University Of Missouri, Columbia. (2002, March 28). Geneticists Unveil New Maize Genome Map; Resource Will Be Used To Help Improve Corn, Cereal Crop Production Worldwide. ScienceDaily. Retrieved October 21, 2014 from www.sciencedaily.com/releases/2002/03/020328074231.htm
University Of Missouri, Columbia. "Geneticists Unveil New Maize Genome Map; Resource Will Be Used To Help Improve Corn, Cereal Crop Production Worldwide." ScienceDaily. www.sciencedaily.com/releases/2002/03/020328074231.htm (accessed October 21, 2014).

Share This



More Plants & Animals News

Tuesday, October 21, 2014

Featured Research

from universities, journals, and other organizations


Featured Videos

from AP, Reuters, AFP, and other news services

'Cadaver Dog' Sniffs out Human Remains

'Cadaver Dog' Sniffs out Human Remains

AP (Oct. 21, 2014) Where's a body buried? Buster's nose can often tell you. He's a cadaver dog, specially trained to find human remains and increasingly being used by law enforcement and accepted in courts. These dogs are helping solve even decades-old mysteries. (Oct. 21) Video provided by AP
Powered by NewsLook.com
White Lion Cubs Born in Belgrade Zoo

White Lion Cubs Born in Belgrade Zoo

AFP (Oct. 20, 2014) Two white lion cubs, an extremely rare subspecies of the African lion, were recently born at Belgrade Zoo. They are being bottle fed by zoo keepers after they were rejected by their mother after birth. Duration: 00:42 Video provided by AFP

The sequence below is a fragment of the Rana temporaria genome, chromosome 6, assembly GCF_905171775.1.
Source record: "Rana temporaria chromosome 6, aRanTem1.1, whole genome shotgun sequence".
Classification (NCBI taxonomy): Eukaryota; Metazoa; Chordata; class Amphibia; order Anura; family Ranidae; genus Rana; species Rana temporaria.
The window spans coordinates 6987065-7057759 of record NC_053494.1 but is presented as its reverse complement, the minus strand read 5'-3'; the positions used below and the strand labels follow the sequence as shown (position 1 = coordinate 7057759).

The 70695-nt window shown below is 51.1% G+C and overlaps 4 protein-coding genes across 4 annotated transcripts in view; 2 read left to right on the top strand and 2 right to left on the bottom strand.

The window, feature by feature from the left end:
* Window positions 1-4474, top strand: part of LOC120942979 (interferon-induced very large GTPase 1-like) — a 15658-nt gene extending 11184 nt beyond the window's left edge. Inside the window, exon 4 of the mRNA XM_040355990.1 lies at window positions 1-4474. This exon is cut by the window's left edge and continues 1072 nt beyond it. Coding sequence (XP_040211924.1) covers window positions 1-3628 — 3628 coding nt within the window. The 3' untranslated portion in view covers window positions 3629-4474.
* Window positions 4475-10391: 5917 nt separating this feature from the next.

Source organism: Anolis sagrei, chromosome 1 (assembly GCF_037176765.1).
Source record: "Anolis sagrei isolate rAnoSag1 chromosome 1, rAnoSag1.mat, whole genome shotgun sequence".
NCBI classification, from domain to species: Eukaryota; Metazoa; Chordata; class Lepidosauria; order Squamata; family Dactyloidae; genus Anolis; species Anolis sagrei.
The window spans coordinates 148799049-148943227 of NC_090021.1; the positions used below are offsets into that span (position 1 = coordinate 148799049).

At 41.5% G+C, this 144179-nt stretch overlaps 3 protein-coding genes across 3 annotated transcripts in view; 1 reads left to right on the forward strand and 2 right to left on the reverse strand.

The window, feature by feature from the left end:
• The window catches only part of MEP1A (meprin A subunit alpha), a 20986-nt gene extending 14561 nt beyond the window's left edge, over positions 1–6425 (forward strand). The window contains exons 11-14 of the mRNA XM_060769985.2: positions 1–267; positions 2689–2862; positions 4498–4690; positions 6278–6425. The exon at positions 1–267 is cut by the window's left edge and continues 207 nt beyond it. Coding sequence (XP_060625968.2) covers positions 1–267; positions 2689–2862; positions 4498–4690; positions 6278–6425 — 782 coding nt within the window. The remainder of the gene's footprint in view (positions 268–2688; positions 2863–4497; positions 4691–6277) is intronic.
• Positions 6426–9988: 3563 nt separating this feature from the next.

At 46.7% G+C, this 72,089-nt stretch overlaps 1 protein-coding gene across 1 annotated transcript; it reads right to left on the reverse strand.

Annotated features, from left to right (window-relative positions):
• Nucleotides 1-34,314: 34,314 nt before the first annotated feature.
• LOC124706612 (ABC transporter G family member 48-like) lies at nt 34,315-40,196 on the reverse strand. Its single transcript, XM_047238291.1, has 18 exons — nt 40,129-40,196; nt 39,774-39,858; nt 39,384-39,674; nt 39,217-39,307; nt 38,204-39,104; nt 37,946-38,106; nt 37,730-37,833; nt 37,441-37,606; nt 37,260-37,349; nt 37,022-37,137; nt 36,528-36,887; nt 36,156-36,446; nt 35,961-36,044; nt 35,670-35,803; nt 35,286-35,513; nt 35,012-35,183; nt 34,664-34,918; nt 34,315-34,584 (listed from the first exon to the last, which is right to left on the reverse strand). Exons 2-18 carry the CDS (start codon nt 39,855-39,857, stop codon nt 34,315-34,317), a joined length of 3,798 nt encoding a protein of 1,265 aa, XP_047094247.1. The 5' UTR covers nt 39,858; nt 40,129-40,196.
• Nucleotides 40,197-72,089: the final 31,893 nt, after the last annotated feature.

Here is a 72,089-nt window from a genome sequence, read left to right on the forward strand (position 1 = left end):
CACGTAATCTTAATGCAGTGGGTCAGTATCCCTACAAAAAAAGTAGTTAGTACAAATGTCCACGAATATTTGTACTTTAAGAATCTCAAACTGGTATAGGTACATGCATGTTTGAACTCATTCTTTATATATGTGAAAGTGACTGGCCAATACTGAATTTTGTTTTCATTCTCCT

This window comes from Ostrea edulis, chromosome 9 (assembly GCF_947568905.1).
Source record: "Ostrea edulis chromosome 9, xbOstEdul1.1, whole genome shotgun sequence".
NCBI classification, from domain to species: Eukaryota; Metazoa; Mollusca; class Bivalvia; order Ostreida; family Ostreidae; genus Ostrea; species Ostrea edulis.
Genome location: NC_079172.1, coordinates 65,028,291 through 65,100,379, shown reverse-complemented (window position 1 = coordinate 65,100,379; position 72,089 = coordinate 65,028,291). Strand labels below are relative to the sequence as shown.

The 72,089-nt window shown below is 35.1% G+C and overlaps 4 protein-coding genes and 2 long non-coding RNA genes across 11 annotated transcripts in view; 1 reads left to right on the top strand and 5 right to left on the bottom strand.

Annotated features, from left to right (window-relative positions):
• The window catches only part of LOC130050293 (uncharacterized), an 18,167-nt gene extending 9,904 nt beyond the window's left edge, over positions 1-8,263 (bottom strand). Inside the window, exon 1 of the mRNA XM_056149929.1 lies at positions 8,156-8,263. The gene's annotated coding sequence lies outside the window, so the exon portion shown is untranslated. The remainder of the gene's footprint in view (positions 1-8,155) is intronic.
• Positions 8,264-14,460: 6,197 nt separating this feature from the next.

Powered by NewsLook.com
Traditional Farming Methods Gaining Ground in Mali

Traditional Farming Methods Gaining Ground in Mali

AFP (Oct. 20, 2014) He is leading a one man agricultural revolution in Mali - Oumar Diatabe uses traditional farming methods to get the most out of his land and is teaching others across the country how to do the same. Duration: 01:44 Video provided by AFP
Powered by NewsLook.com
Goliath Spider Will Give You Nightmares

Goliath Spider Will Give You Nightmares

Buzz60 (Oct. 20, 2014) An entomologist stumbled upon a South American Goliath Birdeater. With a name like that, you know it's a terrifying creepy crawler. Sean Dowling (@SeanDowlingTV) has the details. Video provided by Buzz60
Powered by NewsLook.com

Search ScienceDaily

Number of stories in archives: 140,361

Find with keyword(s):
Enter a keyword or phrase to search ScienceDaily for related topics and research stories.

Save/Print:
Share:

Breaking News:

Strange & Offbeat Stories


Plants & Animals

Earth & Climate

Fossils & Ruins

In Other News

... from NewsDaily.com

Science News

Health News

Environment News

Technology News



Save/Print:
Share:

Free Subscriptions


Get the latest science news with ScienceDaily's free email newsletters, updated daily and weekly. Or view hourly updated newsfeeds in your RSS reader:

Get Social & Mobile


Keep up to date with the latest news from ScienceDaily via social networks and mobile apps:

Have Feedback?


Tell us what you think of ScienceDaily -- we welcome both positive and negative comments. Have any problems using the site? Questions?
Mobile: iPhone Android Web
Follow: Facebook Twitter Google+
Subscribe: RSS Feeds Email Newsletters
Latest Headlines Health & Medicine Mind & Brain Space & Time Matter & Energy Computers & Math Plants & Animals Earth & Climate Fossils & Ruins